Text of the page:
Plans to take up to £275 million from London PCTs' budgets to pay off hospital debts have been criticised as unfair.
The 26 PCTs in London without debts will see 1.3 per cent of their budgets go towards paying off the deficits of 11 hospital trusts and Hillingdon PCT, for two years.
A further £304 million will be top-sliced from NHS London's budget to pay off the debts, which could reach £579 million by 2011 if no action is taken.
NHS London said the move would ensure all trusts were on an 'even keel' and could start implementing health minister Lord Ara Darzi's Healthcare for London proposals together.
The King's Fund also praised the move, suggesting it would help push forward the development of Lord Darzi's polyclinic plans for the capital, which have stalled recently.
The King's Fund's chief economist John Appleby said: 'This is a once in a lifetime opportunity for the NHS in London.
'The capital stands on the verge of major changes to the way health services are delivered to Londoners.
This will go a long way to securing better health services in the capital and helping the NHS to really focus on delivering high quality services.'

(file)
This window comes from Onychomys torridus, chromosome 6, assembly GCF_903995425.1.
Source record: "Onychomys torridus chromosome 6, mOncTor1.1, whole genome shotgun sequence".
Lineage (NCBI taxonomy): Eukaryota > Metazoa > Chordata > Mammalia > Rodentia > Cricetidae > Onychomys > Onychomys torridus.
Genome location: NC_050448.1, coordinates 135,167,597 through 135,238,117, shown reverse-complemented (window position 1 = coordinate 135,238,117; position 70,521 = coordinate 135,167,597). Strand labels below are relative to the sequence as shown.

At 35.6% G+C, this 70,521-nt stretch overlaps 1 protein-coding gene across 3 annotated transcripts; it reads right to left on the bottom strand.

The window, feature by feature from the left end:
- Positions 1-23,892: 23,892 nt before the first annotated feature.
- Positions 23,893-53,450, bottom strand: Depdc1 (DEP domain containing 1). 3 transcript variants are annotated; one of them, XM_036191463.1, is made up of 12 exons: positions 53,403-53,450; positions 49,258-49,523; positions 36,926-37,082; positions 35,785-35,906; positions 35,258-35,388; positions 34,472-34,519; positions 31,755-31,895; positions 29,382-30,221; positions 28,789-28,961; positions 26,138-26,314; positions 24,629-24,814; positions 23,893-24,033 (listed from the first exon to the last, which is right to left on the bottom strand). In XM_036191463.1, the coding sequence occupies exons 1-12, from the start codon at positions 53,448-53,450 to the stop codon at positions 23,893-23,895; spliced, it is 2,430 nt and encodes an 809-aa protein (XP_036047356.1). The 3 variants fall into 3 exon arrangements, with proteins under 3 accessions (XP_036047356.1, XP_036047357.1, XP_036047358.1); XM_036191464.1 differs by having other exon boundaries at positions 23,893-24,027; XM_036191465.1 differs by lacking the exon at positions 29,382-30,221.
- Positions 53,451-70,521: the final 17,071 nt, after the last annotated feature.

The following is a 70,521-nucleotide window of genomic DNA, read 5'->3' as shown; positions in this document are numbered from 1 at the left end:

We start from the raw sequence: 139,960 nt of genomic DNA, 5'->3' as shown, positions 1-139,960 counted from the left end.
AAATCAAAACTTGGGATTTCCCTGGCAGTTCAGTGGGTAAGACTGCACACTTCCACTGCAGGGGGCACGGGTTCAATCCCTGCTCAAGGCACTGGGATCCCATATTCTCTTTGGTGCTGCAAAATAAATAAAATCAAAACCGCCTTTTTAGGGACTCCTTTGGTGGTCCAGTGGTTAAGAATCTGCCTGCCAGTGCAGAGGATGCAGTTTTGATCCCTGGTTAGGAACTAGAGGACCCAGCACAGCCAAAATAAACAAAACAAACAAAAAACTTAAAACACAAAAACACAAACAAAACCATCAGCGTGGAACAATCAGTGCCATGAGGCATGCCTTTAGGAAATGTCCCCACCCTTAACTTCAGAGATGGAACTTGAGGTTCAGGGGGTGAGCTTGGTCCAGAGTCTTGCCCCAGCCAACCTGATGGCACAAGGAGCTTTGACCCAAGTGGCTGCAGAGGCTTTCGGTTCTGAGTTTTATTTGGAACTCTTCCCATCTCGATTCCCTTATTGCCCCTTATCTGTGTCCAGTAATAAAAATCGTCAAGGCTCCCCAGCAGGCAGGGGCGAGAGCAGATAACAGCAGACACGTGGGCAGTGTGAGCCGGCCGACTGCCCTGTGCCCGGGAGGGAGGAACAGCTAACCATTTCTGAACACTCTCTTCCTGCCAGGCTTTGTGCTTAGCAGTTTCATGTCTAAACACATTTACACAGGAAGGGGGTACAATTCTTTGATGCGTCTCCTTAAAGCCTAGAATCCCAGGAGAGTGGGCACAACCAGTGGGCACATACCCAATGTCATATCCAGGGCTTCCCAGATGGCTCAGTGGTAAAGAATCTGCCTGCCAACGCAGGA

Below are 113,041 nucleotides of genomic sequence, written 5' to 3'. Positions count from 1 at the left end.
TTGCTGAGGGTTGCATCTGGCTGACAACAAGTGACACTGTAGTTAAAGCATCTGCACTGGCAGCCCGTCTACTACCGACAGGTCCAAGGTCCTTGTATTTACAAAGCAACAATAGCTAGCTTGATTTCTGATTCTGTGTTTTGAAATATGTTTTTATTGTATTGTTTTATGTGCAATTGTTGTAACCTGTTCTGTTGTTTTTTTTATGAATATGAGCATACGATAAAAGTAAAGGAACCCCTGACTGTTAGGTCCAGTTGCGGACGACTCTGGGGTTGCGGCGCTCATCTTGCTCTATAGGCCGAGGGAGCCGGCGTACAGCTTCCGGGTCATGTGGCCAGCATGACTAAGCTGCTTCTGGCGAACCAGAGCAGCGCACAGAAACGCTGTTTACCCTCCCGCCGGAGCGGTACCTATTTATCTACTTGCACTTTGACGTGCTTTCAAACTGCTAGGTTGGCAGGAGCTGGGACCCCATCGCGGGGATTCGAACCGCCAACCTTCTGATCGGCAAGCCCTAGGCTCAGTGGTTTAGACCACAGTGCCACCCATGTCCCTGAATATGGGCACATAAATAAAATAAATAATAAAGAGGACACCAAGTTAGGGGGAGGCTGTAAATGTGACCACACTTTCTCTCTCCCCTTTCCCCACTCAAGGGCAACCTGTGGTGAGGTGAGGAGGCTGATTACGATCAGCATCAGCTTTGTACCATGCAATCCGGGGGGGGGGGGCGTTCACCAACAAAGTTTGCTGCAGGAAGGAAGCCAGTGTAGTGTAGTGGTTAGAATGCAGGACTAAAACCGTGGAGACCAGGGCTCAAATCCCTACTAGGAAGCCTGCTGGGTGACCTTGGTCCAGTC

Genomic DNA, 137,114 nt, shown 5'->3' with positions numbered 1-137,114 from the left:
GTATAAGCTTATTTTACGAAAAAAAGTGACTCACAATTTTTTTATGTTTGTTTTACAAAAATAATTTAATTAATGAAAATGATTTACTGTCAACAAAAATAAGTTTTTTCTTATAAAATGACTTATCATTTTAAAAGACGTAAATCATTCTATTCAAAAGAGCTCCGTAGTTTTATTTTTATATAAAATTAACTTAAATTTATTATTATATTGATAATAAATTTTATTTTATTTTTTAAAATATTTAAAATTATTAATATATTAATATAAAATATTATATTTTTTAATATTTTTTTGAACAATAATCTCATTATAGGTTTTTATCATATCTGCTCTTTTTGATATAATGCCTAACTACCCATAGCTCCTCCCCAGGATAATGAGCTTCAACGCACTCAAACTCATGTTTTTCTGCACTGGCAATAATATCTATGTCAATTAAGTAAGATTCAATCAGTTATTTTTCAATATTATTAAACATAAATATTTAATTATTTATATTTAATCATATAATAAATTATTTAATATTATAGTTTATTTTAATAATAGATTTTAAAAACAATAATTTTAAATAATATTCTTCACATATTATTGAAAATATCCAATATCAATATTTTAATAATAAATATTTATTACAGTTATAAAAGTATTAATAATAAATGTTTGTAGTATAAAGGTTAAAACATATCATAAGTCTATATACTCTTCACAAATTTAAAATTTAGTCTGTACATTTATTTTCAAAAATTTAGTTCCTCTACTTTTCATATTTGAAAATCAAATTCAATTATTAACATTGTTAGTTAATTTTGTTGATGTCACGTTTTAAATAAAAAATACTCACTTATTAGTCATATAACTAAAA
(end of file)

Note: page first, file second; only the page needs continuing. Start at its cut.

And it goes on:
But Londonwide LMCs joint chief executive Dr Tony Stanton said 'yet again' PCTs would be under pressure to bail out the acute sector.
Londonwide LMCs has been fighting to access some of NHS London's budget for investment in existing GP premises.
The capital's PCTs hold a £300 million surplus overall.
The Conservatives said the deal went against government pledges to pay back PCTs whose budgets had been held centrally or 'top sliced.'
Shadow Conservative health secretary Andrew Lansley said measures should not encourage financial 'irresponsibility' in the future.
The deal will eat into PCTs annual growth, forecast to be between and 5 and 10 per cent over the next two years.
NHS London made the announcement ahead of the allocation of the primary care budget to English PCTs for 2009/10; £74 billion is available, up £3.8 billion from last year.